Great question Mack. I will be honest, I don’t personally love 1x/week because — as discussed on the TR podcast from this week — at that rate each time you lift will be a novel stimulus for your body, and DOMS will start to become a bit more of a factor. Not to mention whether or not 1x/week is actually effective in developing strength given each person’s current baseline.
As noted far too many times than people probably would like (haha!), when it comes to frequency, it depends…
First deciding factor is what you are actually capable of sustaining. During 2020, I did 3x 2-3 hour rides per week and rested from the bike in between. I also lifted 4x/week — but I was working entirely remotely. My baseline for strength-training was really high, and my work schedule was 100% flexible, so it worked for me. I really did not see too much of a reduction in strength from my pre-structured riding days at that point.
But, as I wanted to invest more time into my riding and I went back to working 100% in person again, I had to increase the riding frequency to be able to make it fit in my schedule; between work, the dog, and life overall, I just don’t have more than 60-90 minutes at any given time to invest into training. So, when I wanted to do 6 hours on the bike per week with a normal working schedule, I had to do 4-6 rides of 60-90 mins per week, and therefore could only really manage 3 lifts per week at 45-60 mins per.
Fast-forward to now: I want to invest 8-12 hours per week on the bike, so I have needed to peel back to 2 lifts per week due to time constraints, and those have now dwindled down to just 30-45 mins per bout at most because I physically can’t handle much more. I just get the ’meat and potatoes’ knocked over and call it a day (i.e. my power and strength stimulus are prioritized, and the fluff is removed).
Next you have to factor in your baseline. If you are doing 0-1x/week in the weight room/gym, 2 sessions per week is plenty enough jump to see improvement, especially if you work to incrementally progress the workload within those sessions (intensity or volume) over the long haul. If however, like me, you are going from 4x/week to 3, to 2, well… you can’t expect to maintain the same level of strength. But that is the cost of focusing on other, somewhat conflicting physiological adaptations (those that we chase in our intervals and long rides). But, the beauty is that the sport’s demands dictate what is important: I may not be able to RDL 350 lbs or bench press 275 lbs (at 150 lbs BW) anymore, but marginal improvements in strength probably yield even more marginal gains in cycling performance since the sport does not directly demand strength in the same sense that we train in the weight room. Now, if you are an O-Lineman in American Football, a Shot-Putter, etc, you may want to think hard about when and how much strength you are willing to lose at any given time during the year.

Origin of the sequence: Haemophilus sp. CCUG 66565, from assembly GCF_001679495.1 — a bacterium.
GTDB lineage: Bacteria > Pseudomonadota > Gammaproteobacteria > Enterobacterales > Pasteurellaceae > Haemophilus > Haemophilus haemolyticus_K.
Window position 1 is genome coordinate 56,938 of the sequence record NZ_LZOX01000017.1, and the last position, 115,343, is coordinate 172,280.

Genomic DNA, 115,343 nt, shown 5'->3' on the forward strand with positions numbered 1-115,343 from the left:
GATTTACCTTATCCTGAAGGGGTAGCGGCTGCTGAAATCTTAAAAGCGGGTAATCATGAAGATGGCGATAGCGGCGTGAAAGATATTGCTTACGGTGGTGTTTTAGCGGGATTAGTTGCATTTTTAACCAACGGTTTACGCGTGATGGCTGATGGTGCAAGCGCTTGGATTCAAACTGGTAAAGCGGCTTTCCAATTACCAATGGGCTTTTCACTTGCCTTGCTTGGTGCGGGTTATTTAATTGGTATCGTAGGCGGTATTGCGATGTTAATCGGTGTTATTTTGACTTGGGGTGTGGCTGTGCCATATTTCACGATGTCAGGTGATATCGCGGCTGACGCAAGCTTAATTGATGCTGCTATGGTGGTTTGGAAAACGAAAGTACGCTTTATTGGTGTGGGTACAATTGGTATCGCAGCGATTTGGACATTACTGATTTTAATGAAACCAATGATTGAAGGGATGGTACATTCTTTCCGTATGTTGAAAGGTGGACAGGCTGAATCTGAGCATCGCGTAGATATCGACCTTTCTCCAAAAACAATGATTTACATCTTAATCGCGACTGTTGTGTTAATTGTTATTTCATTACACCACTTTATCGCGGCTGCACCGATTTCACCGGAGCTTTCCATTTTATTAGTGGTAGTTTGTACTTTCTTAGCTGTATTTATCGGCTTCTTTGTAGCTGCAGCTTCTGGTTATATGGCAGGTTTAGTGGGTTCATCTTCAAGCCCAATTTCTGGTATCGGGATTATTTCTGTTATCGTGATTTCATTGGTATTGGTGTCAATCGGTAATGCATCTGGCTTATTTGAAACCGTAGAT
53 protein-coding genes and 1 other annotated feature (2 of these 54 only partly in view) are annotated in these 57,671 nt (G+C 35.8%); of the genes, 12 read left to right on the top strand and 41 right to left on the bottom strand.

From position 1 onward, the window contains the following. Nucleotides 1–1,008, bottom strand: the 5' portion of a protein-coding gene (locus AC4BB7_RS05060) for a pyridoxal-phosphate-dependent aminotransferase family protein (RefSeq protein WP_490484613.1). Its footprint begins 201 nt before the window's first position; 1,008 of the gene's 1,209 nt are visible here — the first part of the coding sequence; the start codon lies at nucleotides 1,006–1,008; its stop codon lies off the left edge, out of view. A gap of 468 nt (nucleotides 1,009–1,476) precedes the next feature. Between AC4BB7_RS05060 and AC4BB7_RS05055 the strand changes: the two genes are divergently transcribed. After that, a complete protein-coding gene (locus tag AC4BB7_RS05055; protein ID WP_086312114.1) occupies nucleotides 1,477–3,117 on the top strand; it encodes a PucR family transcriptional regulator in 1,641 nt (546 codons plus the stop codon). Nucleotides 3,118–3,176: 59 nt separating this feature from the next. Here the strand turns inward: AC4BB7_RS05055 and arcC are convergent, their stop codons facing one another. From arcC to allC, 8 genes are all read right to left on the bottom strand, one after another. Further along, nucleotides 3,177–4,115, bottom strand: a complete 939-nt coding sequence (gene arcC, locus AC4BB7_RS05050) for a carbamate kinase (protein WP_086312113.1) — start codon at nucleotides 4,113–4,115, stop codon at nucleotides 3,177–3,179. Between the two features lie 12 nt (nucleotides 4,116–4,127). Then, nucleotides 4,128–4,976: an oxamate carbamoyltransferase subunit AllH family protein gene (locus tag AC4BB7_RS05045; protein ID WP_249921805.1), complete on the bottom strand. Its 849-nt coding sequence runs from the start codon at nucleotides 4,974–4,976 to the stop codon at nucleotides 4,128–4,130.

It is a lot like the discussions on the amount of hours per week spent on the bike: a 10+ hour week sounds nice, but it just isn’t for everyone (for both lifestyle and athletic reasons). Ultimately, striving for a schedule and physical workload that you can tolerate, while conservatively striving to develop your strength is (in my semi-experiential opinion [I work with team-based, power-sport athletes, not endurance athletes]) is probably the safest bet.
Hope this long-winded answer helps some!
And for what it is worth, here is a blog post I wrote on my site diving into strength-training frequency as relates to cycling! The 4 Pillars of Strength-Training for Cyclists – Part I: Frequency